Do me a favour, forget my name and strike me off the nation's register

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The Independent Online
WE LIVE in the Age of Names, and I believe that it is drawing towards a close. The modern period which began in Europe more than 300 years ago contains many separate Ages - of Reason, Steam, Empire, Dictators and Computers, to mention a few. But one thing gives character to the whole epoch: the mania to classify, to label, to give a single permanent name to everything in creation.

Last week, at the Edinburgh Festival, there was a masque entitled Linnaeus. It was done out of doors, in the Botanics, which I still think the most beautiful botanical garden in the world. The audience followed the crowd of gaudy young performers from stance to stance, as they enacted with music, song and rhetoric the fate of nature at the hands of the great 18th-century Swedish scientist. African drums boomed, baroque instruments twanged, and a full moon rose over the hedges and espaliers as the show unfolded.

Linnaeus, born Carl von Linne, was the first modern taxonomist, or namer of things. To every plant and creature which he and his wandering 'apostles' encountered, he gave a double name in Latin: family and species. Flowers, birds, fish, insects and animals known by different words in hundreds of languages, or by none, were pinned down into a universal classification. To a great extent, his names still stand, followed in the manuals by a little bracket: (Linn.).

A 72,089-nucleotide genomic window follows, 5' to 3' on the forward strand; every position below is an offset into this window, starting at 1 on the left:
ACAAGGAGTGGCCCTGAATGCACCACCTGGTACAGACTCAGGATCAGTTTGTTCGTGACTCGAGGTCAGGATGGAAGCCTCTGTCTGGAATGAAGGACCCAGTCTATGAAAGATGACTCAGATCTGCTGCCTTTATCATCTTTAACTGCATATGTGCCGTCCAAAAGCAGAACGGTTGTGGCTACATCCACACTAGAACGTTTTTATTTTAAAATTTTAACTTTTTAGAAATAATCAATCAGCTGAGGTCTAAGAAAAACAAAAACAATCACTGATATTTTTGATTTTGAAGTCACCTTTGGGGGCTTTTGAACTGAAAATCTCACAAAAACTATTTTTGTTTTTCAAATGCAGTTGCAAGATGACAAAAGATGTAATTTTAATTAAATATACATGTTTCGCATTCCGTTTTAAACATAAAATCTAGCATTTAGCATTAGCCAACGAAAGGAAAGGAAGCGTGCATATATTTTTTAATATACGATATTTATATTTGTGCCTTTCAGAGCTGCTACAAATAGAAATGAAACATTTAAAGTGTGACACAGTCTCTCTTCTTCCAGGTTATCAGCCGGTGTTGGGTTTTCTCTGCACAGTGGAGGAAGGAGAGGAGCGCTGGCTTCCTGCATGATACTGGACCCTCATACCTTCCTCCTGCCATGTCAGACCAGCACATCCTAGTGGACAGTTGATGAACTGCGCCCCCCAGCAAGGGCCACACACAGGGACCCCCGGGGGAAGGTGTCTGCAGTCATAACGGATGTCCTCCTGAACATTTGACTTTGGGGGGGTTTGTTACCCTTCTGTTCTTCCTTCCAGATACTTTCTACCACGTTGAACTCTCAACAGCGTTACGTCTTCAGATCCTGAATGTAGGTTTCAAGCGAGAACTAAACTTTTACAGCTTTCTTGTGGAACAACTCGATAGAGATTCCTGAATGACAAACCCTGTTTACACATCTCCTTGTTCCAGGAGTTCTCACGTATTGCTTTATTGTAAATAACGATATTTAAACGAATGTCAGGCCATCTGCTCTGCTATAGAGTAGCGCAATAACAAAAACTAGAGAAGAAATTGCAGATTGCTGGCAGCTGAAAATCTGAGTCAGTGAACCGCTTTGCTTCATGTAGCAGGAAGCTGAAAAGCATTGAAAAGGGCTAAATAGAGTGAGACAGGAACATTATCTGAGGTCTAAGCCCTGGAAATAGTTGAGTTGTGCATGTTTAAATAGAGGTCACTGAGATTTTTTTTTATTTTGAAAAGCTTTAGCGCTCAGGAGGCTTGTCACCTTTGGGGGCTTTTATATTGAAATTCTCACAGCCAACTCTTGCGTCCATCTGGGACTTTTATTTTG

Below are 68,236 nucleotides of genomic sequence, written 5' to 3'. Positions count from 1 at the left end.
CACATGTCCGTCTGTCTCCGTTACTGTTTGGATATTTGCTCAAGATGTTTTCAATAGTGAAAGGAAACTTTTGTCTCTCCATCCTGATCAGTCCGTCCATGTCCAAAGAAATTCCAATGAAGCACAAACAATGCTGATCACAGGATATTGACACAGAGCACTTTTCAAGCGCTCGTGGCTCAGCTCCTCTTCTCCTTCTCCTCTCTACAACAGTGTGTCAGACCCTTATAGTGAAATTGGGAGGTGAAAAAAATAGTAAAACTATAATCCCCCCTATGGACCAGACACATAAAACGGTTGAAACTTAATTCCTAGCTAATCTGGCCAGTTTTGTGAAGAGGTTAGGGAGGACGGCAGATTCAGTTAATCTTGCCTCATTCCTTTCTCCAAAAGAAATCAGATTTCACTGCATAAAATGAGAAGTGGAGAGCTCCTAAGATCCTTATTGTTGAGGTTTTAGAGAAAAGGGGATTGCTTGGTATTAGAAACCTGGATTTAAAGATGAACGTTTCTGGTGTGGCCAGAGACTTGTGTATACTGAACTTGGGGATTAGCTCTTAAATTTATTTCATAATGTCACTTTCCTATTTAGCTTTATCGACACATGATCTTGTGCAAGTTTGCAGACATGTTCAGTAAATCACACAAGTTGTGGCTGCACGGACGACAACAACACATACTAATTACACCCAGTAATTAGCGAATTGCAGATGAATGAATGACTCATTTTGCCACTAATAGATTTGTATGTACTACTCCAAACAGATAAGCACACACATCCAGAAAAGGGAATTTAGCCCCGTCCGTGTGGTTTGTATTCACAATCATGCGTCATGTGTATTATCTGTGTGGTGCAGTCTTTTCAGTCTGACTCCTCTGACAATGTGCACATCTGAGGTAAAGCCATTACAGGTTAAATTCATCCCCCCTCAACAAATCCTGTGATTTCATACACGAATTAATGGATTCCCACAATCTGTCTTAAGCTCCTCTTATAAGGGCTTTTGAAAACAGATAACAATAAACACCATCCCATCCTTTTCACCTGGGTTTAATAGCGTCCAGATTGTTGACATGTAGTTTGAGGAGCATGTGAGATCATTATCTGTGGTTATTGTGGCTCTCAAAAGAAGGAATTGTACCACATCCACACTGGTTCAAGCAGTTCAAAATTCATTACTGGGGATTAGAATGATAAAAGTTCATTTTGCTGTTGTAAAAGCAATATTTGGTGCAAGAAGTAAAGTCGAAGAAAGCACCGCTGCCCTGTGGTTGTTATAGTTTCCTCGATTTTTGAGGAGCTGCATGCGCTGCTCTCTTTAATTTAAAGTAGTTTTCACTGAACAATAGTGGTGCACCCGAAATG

But towards the end of his life, Linnaeus was assailed by doubts. Was his work consonant with the will of God? Was not the existence of a multitude of languages, in which each living being was assigned its own term, itself part of the Lord's design, and had he not therefore committed a dreadful sin against God's commandment to diversity? He grew nervous and confused. Towards the end of his life, the man who had named much of the natural world began to forget his own name.